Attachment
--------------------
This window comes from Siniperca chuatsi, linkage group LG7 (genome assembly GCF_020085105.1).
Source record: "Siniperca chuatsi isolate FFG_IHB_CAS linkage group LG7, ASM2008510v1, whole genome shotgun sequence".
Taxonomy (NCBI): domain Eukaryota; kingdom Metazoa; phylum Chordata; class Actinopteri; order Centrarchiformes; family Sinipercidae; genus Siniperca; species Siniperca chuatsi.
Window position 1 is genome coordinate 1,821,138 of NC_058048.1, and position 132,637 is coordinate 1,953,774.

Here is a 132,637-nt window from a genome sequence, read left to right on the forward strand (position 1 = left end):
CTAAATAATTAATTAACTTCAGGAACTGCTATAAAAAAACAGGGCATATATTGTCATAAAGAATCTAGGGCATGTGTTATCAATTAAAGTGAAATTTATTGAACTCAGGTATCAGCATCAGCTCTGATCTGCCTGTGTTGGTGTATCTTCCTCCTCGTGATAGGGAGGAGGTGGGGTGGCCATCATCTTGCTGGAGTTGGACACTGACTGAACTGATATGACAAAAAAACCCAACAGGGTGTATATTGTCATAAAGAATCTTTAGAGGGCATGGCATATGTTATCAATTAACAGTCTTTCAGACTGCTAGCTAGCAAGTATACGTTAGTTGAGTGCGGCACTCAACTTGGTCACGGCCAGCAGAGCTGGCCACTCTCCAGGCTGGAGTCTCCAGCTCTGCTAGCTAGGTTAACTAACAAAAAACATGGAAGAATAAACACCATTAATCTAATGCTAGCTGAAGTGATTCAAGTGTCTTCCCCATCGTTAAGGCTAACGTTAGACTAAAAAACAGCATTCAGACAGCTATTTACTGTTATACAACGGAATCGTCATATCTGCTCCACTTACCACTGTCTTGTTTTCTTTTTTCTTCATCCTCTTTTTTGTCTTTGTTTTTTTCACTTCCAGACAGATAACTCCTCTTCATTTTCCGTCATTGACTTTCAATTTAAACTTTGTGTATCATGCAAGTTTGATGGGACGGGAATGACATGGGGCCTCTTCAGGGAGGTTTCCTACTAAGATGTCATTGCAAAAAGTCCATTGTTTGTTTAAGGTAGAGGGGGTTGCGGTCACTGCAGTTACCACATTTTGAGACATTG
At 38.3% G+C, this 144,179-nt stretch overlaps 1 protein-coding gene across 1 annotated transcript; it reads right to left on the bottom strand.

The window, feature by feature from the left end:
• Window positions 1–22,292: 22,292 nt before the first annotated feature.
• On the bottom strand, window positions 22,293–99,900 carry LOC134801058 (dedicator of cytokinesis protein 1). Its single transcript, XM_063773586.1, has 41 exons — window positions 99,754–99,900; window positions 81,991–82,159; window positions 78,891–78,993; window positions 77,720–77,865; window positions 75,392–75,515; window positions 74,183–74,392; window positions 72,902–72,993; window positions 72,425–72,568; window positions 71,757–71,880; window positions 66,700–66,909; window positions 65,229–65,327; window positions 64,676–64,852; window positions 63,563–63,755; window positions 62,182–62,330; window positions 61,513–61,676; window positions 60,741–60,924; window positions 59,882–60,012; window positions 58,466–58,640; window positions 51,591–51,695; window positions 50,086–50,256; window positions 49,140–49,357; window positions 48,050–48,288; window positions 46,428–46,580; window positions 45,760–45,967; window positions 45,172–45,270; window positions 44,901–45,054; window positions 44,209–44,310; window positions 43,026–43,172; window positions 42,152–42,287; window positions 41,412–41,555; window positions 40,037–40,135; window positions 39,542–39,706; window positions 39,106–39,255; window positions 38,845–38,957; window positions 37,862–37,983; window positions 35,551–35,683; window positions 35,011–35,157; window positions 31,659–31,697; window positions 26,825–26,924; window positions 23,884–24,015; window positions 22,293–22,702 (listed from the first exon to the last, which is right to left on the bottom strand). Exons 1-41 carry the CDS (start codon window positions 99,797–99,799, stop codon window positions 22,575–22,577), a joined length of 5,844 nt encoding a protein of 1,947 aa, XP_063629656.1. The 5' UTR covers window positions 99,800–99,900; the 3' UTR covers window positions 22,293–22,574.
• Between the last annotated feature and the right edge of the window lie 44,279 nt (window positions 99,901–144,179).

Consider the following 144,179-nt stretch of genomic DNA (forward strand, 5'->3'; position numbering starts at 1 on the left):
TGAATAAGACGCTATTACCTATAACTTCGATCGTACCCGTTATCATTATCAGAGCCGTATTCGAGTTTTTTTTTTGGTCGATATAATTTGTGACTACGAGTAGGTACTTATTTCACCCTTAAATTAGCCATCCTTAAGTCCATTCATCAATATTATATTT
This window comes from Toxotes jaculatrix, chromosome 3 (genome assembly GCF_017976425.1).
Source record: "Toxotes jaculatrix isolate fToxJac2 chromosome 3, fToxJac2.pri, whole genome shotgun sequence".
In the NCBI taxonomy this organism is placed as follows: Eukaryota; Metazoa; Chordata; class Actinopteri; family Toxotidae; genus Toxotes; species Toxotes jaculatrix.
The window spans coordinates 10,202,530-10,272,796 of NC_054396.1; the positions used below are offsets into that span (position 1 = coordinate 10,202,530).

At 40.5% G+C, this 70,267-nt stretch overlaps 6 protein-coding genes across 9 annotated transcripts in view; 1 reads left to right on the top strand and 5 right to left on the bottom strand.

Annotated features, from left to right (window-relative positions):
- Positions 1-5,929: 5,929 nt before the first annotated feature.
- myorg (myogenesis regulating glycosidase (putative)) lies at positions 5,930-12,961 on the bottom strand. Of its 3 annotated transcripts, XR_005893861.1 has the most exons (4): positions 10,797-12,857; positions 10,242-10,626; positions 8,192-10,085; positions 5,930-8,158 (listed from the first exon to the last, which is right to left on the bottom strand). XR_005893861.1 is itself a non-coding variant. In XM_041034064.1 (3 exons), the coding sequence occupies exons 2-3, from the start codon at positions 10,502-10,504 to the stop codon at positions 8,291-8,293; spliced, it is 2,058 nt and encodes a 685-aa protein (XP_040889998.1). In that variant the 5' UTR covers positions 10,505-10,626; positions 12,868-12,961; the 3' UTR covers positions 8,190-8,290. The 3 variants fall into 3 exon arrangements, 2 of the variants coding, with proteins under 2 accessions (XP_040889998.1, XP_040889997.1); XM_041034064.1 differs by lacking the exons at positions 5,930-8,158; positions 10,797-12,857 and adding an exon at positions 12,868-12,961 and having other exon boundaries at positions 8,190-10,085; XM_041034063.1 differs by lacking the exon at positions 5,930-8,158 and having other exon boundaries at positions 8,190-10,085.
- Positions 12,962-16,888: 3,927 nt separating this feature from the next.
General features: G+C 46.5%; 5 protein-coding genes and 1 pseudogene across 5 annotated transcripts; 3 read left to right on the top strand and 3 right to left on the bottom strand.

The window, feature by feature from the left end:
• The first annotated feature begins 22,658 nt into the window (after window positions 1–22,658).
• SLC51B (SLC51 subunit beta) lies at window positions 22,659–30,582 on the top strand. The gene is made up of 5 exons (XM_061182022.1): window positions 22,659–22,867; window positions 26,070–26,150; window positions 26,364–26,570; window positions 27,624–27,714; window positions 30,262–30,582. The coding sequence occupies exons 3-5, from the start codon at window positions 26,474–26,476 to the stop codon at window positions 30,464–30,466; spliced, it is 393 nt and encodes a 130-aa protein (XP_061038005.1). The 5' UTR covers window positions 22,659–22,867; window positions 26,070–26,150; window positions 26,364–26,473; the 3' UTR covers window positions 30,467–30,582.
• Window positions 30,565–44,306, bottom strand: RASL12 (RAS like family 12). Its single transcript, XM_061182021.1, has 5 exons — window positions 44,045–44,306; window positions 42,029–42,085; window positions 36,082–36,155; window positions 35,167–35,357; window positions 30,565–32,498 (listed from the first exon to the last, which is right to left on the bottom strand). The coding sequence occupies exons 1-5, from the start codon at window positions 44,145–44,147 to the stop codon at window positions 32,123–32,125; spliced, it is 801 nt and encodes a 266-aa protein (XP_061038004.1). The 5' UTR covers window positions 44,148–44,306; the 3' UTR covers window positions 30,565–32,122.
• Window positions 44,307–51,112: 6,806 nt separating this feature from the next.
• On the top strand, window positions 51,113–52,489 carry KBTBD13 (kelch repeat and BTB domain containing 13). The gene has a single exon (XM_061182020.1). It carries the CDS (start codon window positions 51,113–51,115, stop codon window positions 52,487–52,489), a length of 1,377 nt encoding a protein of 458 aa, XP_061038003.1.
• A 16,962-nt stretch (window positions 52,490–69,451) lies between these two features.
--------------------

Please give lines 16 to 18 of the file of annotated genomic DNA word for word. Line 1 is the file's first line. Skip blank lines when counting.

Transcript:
In the NCBI taxonomy this organism is placed as follows: Eukaryota; Metazoa; Chordata; class Actinopteri; family Toxotidae; genus Toxotes; species Toxotes jaculatrix.
The window spans coordinates 10,202,530-10,272,796 of NC_054396.1; the positions used below are offsets into that span (position 1 = coordinate 10,202,530).

At 40.5% G+C, this 70,267-nt stretch overlaps 6 protein-coding genes across 9 annotated transcripts in view; 1 reads left to right on the top strand and 5 right to left on the bottom strand.